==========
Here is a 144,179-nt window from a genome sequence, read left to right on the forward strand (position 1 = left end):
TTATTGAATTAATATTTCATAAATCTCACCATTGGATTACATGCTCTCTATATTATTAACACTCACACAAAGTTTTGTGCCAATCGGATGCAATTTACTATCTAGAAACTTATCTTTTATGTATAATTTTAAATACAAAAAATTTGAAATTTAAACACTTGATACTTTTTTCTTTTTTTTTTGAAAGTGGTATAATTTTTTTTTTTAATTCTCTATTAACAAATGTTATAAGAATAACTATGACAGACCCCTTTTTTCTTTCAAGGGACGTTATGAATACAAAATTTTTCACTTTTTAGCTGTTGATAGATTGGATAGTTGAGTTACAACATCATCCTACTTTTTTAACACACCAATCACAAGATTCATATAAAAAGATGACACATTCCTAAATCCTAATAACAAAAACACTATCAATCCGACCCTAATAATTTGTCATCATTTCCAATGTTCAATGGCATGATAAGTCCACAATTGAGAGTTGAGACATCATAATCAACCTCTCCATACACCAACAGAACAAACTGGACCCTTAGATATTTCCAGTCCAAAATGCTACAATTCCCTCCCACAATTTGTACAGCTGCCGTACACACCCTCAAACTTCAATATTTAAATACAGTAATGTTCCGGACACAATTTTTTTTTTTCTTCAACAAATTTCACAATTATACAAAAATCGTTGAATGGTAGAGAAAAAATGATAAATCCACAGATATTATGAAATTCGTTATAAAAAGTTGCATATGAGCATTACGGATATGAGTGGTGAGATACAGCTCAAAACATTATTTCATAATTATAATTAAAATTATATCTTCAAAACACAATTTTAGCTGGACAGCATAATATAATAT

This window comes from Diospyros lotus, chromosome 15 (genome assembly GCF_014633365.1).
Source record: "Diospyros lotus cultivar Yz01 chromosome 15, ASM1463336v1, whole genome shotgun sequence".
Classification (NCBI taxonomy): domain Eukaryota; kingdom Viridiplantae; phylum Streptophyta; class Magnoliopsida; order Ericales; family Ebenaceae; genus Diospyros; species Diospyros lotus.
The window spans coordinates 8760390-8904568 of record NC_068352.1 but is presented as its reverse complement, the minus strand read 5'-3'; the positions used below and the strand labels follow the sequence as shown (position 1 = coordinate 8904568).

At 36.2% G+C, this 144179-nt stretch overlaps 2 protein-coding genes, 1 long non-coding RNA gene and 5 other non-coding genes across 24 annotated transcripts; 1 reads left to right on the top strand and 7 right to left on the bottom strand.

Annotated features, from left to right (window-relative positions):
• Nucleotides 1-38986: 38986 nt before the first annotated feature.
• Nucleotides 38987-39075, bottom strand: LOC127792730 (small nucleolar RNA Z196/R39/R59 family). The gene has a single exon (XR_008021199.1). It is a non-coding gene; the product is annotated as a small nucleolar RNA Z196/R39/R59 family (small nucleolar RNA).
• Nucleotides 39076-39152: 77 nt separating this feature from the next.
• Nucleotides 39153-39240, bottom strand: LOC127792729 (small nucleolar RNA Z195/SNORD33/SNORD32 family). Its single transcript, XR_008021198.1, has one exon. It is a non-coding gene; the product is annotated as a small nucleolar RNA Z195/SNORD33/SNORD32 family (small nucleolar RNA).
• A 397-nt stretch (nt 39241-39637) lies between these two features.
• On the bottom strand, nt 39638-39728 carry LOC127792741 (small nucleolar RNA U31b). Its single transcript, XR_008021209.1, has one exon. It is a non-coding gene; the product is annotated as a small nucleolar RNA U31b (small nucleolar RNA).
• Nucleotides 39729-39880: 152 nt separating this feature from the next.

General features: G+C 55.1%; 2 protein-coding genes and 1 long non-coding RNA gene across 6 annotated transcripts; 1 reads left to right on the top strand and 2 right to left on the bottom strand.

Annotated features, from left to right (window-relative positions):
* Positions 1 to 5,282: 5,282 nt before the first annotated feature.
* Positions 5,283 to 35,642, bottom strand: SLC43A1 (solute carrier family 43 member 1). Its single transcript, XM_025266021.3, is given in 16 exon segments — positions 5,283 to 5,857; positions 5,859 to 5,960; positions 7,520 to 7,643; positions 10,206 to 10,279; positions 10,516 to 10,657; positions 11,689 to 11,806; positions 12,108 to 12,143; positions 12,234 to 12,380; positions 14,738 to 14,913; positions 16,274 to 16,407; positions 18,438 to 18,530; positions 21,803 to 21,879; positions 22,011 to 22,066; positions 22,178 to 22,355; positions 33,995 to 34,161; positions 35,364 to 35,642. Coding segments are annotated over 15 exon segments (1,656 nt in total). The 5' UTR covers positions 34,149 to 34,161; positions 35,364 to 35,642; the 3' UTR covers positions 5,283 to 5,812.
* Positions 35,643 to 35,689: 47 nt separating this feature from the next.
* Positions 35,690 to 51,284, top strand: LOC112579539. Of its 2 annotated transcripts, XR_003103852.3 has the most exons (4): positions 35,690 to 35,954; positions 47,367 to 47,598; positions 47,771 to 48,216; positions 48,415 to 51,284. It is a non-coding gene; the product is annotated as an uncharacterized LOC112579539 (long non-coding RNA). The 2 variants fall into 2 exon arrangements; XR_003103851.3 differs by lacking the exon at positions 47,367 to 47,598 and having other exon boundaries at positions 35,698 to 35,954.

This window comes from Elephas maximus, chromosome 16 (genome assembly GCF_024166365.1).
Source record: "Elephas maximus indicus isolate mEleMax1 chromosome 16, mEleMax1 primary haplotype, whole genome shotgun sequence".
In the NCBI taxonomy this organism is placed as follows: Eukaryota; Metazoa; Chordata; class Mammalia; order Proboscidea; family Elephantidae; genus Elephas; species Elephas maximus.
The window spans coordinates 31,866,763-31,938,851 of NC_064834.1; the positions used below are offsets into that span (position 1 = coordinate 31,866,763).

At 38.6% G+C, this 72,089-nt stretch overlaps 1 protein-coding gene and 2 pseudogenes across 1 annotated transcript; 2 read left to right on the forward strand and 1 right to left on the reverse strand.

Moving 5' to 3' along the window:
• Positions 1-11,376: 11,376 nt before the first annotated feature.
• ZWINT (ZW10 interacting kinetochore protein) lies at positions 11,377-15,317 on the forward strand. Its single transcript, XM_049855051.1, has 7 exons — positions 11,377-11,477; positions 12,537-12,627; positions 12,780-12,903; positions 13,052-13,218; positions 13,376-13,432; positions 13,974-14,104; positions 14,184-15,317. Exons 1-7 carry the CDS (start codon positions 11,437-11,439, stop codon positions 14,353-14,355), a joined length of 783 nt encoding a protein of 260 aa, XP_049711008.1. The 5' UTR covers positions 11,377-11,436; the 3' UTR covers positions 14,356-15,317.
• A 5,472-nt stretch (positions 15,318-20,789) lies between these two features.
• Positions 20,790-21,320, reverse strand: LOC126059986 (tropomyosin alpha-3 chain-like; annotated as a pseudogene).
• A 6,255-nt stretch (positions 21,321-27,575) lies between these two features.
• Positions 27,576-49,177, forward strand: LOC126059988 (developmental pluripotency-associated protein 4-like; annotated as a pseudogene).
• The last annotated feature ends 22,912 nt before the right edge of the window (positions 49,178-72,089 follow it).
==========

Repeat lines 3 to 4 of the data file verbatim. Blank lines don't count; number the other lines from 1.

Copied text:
This window comes from Diospyros lotus, chromosome 15 (genome assembly GCF_014633365.1).
Source record: "Diospyros lotus cultivar Yz01 chromosome 15, ASM1463336v1, whole genome shotgun sequence".